NEW YORK -- The eco-minded Prince Harry is embarking on a massive travel sustainability initiative in partnership with key travel providers. They aim to improve the practices of the industry amid an ever-increasing number of travelers.
The Duke of Sussex picked Amsterdam, a city hit hard by over-tourism, to announce Travalyst at a news conference Tuesday with his partners, Booking.com; TripAdvisor; Visa; China's largest travel company, Ctrip; and the Ctrip-owned fare aggregator Skyscanner.
The long-term initiative is focused on tackling the travel industry's impact on climate change, improving wildlife conservation, and protecting the environment in top tourist spots around the world. It aims to increase the amount of tourism dollars that go to local communities, and find answers to over-tourism.
"Travel has the unparalleled power to open people's minds to different cultures, new experiences, and to have a profound appreciation for what our world has to offer," the duke said in a statement shared with The Associated Press ahead of the formal announcement.
"As tourism inevitably grows, it is critically important to accelerate the adoption of sustainable practices worldwide, and to balance this growth with the needs of the environment and the local population. Bringing companies, consumers and communities together is our best chance to protect destinations and ecosystems for future generations," he added.
Harry drew criticism this summer when he and his family took a private jet to go on vacation, despite the flight's carbon impact on the planet. They had flown to the home of singer Elton John, who said the aircraft offered them needed privacy and protection, and was carbon-neutral because it was offset by a contribution to Carbon Footprint.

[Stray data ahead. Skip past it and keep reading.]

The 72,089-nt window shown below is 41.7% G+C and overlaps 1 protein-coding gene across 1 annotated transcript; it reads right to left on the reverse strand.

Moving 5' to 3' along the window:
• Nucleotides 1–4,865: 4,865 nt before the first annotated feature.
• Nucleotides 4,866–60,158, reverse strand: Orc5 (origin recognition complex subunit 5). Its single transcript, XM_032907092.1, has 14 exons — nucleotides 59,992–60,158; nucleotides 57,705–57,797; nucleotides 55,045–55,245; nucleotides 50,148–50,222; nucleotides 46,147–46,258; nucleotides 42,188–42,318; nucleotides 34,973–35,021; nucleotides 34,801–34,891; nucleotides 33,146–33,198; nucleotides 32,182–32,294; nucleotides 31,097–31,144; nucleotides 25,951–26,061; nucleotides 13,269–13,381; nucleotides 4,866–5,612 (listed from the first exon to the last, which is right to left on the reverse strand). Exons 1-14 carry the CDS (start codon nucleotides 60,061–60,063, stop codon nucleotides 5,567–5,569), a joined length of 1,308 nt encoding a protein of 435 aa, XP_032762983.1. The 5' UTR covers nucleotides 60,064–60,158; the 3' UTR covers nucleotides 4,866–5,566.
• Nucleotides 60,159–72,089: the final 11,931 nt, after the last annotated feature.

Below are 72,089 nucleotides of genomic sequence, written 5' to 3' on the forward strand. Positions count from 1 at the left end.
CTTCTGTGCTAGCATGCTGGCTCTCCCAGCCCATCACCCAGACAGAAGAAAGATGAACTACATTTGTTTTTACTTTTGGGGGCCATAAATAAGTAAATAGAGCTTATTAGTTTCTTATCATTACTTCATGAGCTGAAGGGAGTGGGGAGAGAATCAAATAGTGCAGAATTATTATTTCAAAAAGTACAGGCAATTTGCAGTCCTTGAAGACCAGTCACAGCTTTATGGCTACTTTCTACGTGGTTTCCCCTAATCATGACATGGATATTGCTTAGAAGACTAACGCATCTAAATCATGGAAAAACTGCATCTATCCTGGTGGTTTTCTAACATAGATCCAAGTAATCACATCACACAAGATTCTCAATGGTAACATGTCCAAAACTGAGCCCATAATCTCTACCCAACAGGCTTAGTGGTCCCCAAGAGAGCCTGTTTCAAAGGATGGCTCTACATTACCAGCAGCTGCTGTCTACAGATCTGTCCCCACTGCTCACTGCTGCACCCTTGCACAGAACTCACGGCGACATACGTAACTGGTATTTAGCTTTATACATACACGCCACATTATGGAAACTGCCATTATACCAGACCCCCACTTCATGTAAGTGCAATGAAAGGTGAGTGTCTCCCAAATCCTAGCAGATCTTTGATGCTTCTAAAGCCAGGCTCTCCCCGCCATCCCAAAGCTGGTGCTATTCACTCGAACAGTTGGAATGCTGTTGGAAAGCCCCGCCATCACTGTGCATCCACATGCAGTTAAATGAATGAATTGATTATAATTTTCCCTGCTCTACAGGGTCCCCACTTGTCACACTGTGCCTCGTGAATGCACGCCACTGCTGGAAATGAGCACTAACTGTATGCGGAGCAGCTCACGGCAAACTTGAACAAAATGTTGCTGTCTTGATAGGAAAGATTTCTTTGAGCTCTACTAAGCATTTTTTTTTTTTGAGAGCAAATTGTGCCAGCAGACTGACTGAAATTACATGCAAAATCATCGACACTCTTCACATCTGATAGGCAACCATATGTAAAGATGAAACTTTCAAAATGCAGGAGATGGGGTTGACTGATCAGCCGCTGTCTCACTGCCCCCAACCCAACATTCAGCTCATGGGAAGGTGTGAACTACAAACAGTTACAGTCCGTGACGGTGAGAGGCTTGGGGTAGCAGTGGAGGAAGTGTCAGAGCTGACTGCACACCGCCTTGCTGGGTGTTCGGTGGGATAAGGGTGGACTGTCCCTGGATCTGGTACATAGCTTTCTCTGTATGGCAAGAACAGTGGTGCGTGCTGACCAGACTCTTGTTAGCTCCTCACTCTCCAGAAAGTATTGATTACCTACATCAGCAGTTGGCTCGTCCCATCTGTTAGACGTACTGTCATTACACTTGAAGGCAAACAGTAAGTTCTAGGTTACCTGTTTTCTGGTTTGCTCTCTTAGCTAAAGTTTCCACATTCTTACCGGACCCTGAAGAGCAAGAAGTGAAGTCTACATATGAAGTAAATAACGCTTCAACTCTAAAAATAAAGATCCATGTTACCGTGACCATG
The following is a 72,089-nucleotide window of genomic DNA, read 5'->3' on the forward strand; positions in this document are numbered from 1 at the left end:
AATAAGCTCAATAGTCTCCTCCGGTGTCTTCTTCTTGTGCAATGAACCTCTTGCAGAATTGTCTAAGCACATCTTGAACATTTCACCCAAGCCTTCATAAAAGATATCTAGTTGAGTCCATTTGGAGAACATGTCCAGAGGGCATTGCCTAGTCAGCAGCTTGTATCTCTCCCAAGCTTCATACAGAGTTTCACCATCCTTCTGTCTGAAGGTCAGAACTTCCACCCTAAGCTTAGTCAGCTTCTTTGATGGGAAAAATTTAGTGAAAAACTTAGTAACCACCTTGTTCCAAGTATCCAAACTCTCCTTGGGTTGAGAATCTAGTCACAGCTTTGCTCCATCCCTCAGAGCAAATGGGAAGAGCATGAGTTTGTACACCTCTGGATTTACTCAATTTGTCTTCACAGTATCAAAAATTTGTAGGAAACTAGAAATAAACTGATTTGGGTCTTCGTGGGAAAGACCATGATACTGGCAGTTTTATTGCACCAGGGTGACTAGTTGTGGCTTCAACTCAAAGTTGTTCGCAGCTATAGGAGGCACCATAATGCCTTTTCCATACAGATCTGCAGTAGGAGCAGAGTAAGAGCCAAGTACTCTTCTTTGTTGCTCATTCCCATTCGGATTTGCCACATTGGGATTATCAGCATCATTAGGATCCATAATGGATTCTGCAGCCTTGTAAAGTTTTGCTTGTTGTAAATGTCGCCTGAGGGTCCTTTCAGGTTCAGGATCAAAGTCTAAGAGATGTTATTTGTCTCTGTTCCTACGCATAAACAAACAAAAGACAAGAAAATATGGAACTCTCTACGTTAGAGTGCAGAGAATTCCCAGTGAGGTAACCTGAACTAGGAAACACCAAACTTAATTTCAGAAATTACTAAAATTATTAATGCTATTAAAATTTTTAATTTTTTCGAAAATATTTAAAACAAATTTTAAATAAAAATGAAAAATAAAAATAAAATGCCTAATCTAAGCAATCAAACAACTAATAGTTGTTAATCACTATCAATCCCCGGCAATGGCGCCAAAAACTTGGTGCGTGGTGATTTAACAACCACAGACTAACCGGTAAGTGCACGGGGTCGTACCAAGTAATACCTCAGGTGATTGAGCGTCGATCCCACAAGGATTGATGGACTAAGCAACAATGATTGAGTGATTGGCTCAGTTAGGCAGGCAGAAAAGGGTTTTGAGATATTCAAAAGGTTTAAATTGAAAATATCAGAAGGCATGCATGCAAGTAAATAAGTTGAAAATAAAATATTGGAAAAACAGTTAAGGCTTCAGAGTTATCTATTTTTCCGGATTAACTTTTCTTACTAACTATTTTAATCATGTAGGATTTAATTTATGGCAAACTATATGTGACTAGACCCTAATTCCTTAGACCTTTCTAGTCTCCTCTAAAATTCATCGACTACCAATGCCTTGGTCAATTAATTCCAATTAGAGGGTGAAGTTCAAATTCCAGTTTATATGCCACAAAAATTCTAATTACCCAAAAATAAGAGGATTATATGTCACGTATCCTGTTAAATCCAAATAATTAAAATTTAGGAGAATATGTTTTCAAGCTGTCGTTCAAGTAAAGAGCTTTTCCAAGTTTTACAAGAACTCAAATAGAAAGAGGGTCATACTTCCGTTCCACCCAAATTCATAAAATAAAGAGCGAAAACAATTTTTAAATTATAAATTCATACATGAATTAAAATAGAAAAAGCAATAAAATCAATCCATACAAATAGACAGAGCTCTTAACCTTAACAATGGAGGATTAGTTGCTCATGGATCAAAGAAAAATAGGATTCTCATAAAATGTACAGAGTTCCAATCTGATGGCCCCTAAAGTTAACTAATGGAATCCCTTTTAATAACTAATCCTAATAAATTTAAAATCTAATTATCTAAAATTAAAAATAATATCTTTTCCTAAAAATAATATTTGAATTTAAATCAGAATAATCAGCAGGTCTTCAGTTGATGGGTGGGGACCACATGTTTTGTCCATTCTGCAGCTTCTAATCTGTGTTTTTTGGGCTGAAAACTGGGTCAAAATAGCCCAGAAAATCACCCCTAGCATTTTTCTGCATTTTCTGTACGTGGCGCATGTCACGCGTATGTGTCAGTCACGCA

"I spend 99% of my life traveling the world by commercial" aircraft, Harry said Tuesday. He said he would take a private jet only when circumstances called for it, and would offset the carbon footprint.
Among issues the coalition will focus on is improving on-the-ground travel and tourism entrepreneurship in local communities.
Last year, the number of international trips taken globally reached 1.4 billion, a number reached two years faster than originally projected by the United Nations' tourism agency, the World Tourism Organization. According to the World Bank, the number of trips taken annually by people around the globe has more than doubled since 2000.
Gathering service providers into one coalition is a feat unto itself in a competitive industry with piles of profit on the table. Other areas explored will include cleaner aviation fuel, more travel experiences focused on sustainability, and educating tourists on the footprints they make and the waste they leave behind.